"Vodou" is made up mostly of pieces collected by Marianne Lehmann, a now-retired Swiss consulate worker in Haiti who married a Haitian man, settled there and became a trusted repository for such works. From the 3,000-piece collection of hers, now held by the Foundation for the Preservation, Enhancement and Production of Haitian Cultural Works, 300 were selected for the exhibition.
Its earnings are slated for the founding of a cultural museum in Haiti, said Beauvoir-Dominique, who works with the foundation. It first toured Europe: two cities each in Sweden and Germany and a stop in Amsterdam.
It was reworked when it debuted in North America, at the Canadian Museum of History near Ottawa, listed as the show's co-organizer. Its first American stop is at the Field, in a city founded by Jean Baptiste Point DuSable, a Haitian.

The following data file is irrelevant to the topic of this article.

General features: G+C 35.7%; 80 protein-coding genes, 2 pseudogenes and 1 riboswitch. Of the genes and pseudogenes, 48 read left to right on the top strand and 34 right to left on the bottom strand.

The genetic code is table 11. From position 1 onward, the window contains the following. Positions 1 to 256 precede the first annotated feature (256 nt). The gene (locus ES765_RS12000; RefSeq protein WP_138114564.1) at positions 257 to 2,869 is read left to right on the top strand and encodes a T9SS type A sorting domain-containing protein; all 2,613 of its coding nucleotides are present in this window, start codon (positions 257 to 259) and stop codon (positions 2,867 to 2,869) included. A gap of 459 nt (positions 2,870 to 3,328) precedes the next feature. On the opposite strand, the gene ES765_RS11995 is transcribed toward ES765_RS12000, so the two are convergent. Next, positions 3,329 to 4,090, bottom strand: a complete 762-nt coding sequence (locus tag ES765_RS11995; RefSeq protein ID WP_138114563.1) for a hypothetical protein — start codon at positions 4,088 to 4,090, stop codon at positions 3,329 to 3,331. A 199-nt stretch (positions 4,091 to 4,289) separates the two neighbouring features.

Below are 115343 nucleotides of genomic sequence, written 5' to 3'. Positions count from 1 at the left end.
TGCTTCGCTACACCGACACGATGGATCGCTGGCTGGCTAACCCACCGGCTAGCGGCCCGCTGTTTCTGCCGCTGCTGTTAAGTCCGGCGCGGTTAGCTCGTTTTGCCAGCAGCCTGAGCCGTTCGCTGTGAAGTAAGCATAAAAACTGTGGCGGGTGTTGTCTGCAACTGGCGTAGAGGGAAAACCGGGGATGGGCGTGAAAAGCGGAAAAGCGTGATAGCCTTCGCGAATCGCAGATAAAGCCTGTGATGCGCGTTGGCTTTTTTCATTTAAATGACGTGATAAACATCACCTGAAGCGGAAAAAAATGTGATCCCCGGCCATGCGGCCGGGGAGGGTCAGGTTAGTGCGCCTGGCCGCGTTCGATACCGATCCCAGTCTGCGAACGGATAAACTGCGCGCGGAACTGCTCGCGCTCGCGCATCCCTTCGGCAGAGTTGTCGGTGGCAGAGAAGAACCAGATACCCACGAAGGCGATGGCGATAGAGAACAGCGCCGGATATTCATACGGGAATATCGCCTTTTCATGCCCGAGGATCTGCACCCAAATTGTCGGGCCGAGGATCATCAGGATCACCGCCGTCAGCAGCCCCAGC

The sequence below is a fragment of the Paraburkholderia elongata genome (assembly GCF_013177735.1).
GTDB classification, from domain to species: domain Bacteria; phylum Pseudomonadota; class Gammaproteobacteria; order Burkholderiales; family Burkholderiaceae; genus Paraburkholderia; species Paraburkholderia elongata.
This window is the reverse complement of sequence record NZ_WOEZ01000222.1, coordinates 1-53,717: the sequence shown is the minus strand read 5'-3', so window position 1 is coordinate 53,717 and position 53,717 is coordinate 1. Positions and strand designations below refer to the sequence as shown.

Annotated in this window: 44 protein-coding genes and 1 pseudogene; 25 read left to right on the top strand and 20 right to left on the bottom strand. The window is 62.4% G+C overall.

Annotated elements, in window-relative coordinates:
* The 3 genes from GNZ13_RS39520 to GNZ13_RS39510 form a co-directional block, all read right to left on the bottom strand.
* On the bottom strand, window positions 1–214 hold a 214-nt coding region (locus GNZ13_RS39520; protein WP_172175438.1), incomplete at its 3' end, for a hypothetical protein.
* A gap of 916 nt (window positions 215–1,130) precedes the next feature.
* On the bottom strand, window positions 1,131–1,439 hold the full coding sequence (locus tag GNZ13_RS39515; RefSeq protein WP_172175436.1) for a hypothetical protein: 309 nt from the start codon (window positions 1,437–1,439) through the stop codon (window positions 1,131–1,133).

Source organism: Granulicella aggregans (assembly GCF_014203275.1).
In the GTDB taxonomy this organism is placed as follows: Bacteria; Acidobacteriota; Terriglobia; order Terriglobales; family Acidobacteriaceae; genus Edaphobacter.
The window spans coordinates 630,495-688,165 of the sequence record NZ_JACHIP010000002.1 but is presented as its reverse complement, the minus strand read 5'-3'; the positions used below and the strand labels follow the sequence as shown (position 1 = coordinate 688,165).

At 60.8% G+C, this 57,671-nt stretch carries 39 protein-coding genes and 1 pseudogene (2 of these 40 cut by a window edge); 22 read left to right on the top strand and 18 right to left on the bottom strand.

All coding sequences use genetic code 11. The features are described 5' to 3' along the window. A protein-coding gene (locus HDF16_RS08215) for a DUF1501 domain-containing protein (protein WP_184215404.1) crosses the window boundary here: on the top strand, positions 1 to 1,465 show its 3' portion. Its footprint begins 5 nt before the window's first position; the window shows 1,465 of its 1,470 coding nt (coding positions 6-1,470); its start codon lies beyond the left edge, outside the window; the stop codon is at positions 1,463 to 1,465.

The story of Haiti, though, is told only briefly, without much explicit elaboration on the ways in which Vodou beliefs helped the Haitians overthrow slave masters and other outsiders, even as those same beliefs, misunderstood, allowed the outsiders to paint Haitians as pagans and devil-worshippers. Instead, the focus is fixed most firmly, as the exhibition title suggests, on the intricate practices and philosophies of Vodouists.
This show is a visual stunner. Including sequined flags, crude sculptures, sacred drums, coiled, cloth snakes and bejeweled life-size cloth figures, these objects will resonate deeply with lovers of American folk art.
Walk into the big second room, and the feeling, to the layperson, is of entering a Caribbean bazaar, although what's on offer is not fruit or crafts but a take on a culture. On a much grander scale, it is cluttered like the household "pe," or altar, reproduced at one end of the room, or like the Vodou temple at the opposite, one of the few aspects of the show that is behind a barrier.